entertainment system is becoming increasingly popular. This review
looks at the four major DVD players available to Linux users and the
general state of DVD playback under Linux.
Somehow, some way, people who are new to Linux have gotten the idea
that Linux has limited IM choices. Since the Unix family was the first
to have popular IM clients (with "talk" leading the way), that's more
than a little silly. It is true that if you want the latest AOL
Instant Messenger (AIM) features or MSN Messenger you're out of luck,
but there are many other clients to choose from, and some will let you
talk to your buddies whether they're on AIM, MSN, or even Yahoo!.
The world is filled with Free Software to do all kinds of jobs. From
top-to-bottom, a typical GNU/Linux system provides a kernel, basic
administration tools, servers, clients, a graphical substrate, and
(finally) high-level graphical environments sitting atop it
all. Graphics, sound, input, output, networking... you can find Free
Software for all of these. Despite this power given to hackers, Free
Software games are often considered to be of lesser quality, compared
to those available in the non-Free software world. In this review,
I'll look at the variety of Free Software games available today and
whether Free gaming software deserves its reputation.
There are two separate groups of XML software: Low-level, configurable
software designed to work with any XML-based format, and high-level,
special-purpose software designed to work with one or more specific
XML formats. Like most people writing about XML, I will focus on the
first group, which includes low-level tools and libraries like
parsers, editors, browsers, transformation engines, and search and
Just a few years ago, to most people, the terms "Linux cluster" and
"Beowulf cluster" were virtually synonymous. However, these days,
many people are realizing that Linux clusters can not only be used to
make cheap supercomputers, but can also be used for high availability,
load balancing, rendering farms, and more.
So, you've just gotten a PalmOS-based PDA... now what? Here are some
suggestions for Open Source Software/Free Software available for the Palm,
grouped into the following topics: electronic books, games,
miscellaneous software, and how to locate other software. I'll close
with a few comments about the future of Palms.
The telephony software category includes applications that let you
communicate via voice and/or video through the Internet to other
people, software that lets you set up a software-based telephony PBX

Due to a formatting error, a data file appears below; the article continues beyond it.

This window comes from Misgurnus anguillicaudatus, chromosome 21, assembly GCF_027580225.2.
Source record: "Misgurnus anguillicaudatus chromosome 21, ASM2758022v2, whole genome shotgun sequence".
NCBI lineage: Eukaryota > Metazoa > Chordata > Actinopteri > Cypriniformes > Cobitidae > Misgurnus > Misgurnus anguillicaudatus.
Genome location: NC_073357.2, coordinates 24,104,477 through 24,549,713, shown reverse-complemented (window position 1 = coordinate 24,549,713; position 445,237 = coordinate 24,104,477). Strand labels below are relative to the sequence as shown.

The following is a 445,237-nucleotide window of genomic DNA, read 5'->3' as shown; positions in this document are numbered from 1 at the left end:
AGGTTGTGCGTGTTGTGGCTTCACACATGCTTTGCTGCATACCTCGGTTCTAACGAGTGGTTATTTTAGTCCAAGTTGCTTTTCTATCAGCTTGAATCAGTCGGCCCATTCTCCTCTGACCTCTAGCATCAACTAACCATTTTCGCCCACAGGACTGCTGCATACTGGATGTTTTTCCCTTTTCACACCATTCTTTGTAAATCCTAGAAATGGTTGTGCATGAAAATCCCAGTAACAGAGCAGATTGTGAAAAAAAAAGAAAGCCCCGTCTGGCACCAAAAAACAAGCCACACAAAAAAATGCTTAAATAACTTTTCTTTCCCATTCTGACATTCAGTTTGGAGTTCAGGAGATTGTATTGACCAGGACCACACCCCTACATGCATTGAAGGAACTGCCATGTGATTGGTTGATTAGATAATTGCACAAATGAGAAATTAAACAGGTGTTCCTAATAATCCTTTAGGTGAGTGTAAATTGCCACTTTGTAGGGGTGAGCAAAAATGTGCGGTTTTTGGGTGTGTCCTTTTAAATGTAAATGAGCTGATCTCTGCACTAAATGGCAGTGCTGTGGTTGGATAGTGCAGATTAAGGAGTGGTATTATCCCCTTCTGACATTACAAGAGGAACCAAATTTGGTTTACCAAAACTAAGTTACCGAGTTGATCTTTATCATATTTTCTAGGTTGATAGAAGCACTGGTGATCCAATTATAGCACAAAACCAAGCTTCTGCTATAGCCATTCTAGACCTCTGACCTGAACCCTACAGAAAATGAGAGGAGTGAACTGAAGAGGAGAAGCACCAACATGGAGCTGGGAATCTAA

based on standard hardware, tools that let you analyze data from or
control legacy telephony switchgears, and small, simple pieces of
software that let you set up an answering machine using an old voice
freshmeat's Sound/Audio software category lists more than 200 varied
applications dealing with audio and MIDI. The newcomer to this
collection may find himself (forgivably) a bit bewildered, but I hope
to dispel some of that confusion with this review. freshmeat has
already defined the application subcategories (many of which are
self-explanatory), so I will focus on how to access the particular
software to suit a specific purpose.
The best-known databases these days are based on SQL, but are often
overkill for what you need to do. This review discusses lighterweight
alternatives, including xBase, DBM, and ISAM systems.
So you find you need to store some data on your Linux system, and are
wondering what program to use... There are a vast array of database
systems available for use on Linux. Some are simple, some
sophisticated, some cheap, some expensive. One of the first things you
ought to do is ask yourself what you need to do with the database,
as that is critical to bringing the number of choices down from
"stupendously bewildering" to merely "astoundingly many."
To print something from a Free Unix, you use an application, which
uses a client program to speak with a daemon process, which eventually
executes some sort of driver or filter, which eventually sends print
data to your printer. There are no universal standards for any step
in this process; indeed, in many installations, hand-tooled scripts
provide the glue between the various parts. This makes for a rather
unpleasant configuration experience, to say the least.
Applications are available for Linux to help with everything from
balancing your checkbook to managing payroll and inventory for a
Fortune 500 megacorp. This review hopes to point you in the right
direction for whatever you need to do.